Ravens Needs Headed into 2019

Street Talk Ravens Needs Headed into 2019

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The Ravens’ season has ended. Moves have been made. Extensions have been announced. More will be coming. But today, I’m looking ahead to free agency and the draft, which is still a couple of months down the road.

I’m here to discuss what I think the Ravens need, and why I think those needs are present. I will also name a target or two, to fill each hole. Are you ready? I’m ready. I absolutely love draft season. It might be my favorite time of the year.

[Below, the number in parenthesis next to the need denotes how badly I think the Ravens need to address these holes, on a scale of 1-5 (with 5 being the biggest need).]

Matt Skura prepares to snap with Marshal Yanda next to him.

A hole the Ravens need to fill: Center (4)

Matt Skura was the starting center for the Ravens for the entire 2018 season. While he was better than I had expected, and even had a couple of games where he was the highest graded offensive player on the team by PFF, he was, overall, not great. He graded out, again per PFF, as the 30th ranked center in the league. He was pushed around, bulldozed, and generally outmatched for much of the season. If the Ravens plan on protecting Lamar Jackson, as well as focusing on the Power Run, they’ll have to find an upgrade at the position.

[Related: See Skura’s Game-by-Game Grades from FILMSTUDY here]

One of these options is second-year player Bradley Bozeman, who performed admirably at the guard position when he was forced into the lineup. ‘Booze’ is about two inches taller than the aforementioned Skura, as well as having about 20 pounds on him. He was drafted in the sixth round, from Alabama – the kind of prospect that the Ravens have had success developing in the past. He appeared in 14 games in 2018, including the Wild Card game against the Chargers, so he has valuable game experience.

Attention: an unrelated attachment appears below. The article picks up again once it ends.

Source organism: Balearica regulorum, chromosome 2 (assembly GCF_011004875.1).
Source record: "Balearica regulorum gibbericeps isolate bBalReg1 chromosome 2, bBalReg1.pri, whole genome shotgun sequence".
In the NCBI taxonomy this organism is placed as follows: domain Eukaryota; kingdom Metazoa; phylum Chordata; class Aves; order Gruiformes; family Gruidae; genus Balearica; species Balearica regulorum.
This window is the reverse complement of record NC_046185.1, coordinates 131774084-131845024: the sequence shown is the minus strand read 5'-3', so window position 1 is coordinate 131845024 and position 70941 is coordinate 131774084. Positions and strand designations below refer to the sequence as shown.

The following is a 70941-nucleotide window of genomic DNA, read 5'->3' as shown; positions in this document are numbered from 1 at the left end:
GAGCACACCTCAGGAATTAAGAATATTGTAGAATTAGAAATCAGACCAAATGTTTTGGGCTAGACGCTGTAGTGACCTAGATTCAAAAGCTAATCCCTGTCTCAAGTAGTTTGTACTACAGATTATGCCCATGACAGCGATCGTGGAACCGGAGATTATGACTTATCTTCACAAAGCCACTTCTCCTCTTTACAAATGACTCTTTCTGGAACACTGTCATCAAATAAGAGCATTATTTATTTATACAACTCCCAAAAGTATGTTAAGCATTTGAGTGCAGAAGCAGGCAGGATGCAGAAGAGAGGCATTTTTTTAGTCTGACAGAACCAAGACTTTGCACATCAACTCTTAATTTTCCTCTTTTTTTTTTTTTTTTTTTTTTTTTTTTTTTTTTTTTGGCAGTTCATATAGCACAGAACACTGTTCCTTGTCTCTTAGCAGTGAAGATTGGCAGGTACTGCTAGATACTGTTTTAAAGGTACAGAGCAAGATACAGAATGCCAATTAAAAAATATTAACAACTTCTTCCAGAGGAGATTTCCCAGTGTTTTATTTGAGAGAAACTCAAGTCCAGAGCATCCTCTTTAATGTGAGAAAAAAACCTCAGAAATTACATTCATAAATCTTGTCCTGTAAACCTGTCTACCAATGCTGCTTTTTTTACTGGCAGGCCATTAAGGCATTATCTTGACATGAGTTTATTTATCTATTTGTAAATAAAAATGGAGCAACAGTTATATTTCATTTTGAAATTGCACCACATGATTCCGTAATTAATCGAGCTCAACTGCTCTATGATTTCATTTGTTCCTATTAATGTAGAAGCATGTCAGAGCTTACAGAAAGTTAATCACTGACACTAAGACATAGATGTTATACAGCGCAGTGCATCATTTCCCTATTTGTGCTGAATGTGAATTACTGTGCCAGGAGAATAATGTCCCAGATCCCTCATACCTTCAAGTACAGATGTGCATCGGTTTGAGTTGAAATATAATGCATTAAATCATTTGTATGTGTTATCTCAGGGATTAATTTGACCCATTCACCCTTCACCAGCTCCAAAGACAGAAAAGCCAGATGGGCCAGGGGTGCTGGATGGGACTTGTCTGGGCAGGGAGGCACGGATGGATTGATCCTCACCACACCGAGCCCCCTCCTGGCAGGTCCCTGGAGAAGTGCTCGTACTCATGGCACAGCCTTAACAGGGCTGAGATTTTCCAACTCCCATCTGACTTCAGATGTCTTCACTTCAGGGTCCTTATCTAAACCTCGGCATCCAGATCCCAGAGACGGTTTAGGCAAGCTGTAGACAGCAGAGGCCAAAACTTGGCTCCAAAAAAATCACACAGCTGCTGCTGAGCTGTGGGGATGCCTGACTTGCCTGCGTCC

Another option would be former Broncos center Matt Paradis, who is more of a known quantity – and also a former sixth-round pick. While Paradis is already 29 years old, he was part of an offensive line that excelled at run blocking, which will be a big part of what the Ravens are looking to do in 2019. He is returning from a broken leg, which landed him on IR, but he graded out with an 80.0 over 569 snaps, per PFF (87.7 over the past three years).

The tertiary option (which may happen regardless) would be filling the hole in the draft. I haven’t watched much OL tape just yet, but Lamont Gaillard (Georgia) is a name I’ll be watching. Though he’s a bit on the smaller side, he’s explosive, with a mean punch, and a great first step. He’d have to adapt to a different scheme, as Georgia runs a lot of zone blocking, but he’s strong, and a center with quick feet would be a welcome addition to the front five of Baltimore. (Shoutout to Colenadian for taking a look at Gaillard and confirming what I saw. Follow him on Twitter @ColeJacksonRSR.)

C.J. Mosley corrals an interception vs. the Browns.

Baltimore Ravens/Shawn Hubbard

A hole the Ravens may need to fill: Inside Linebacker (TBD)

It is said that the Ravens are in contract talks with Pro Bowler C.J. Mosley. The Ravens are also (likely) confident that they can replace him, if he walks.

[Related: What’s Mosley’s Market Value?]

The in-house option, that I don’t think anybody is thinking about, would be Patrick Onwuasor, who started his career as an undrafted free agent, but came on strong in 2017, and continued his growth in 2018. Let me be absolutely clear: I do not trust Peanut to take over starting responsibilities for Mosley. While I think that he is a great rotational player, I think that’s likely his ceiling. (The other in-house option, of course, is C.J. himself, but this article is being written in the event that he leaves in free agency. His market value, per Spotrac, is $9.7M/year – our Cap Guru Brian McFarland disagrees.)

The free agent crop of inside linebackers is…gross. It’s headlined by Mosley himself, as well as former NY Jets ‘backer, Avery Williamson. Williamson is 27 years old, and had a stat line of 121 tackles, 3.0 sacks, four QB hits, two forced fumbles, and one interception in 2018. Mosley trailed him in almost every statistical category, for reference. I don’t see the Ravens replacing C.J. with Avery, as Mosley knows the defense, and lends a leadership presence to the team. He’s well-liked within the organization.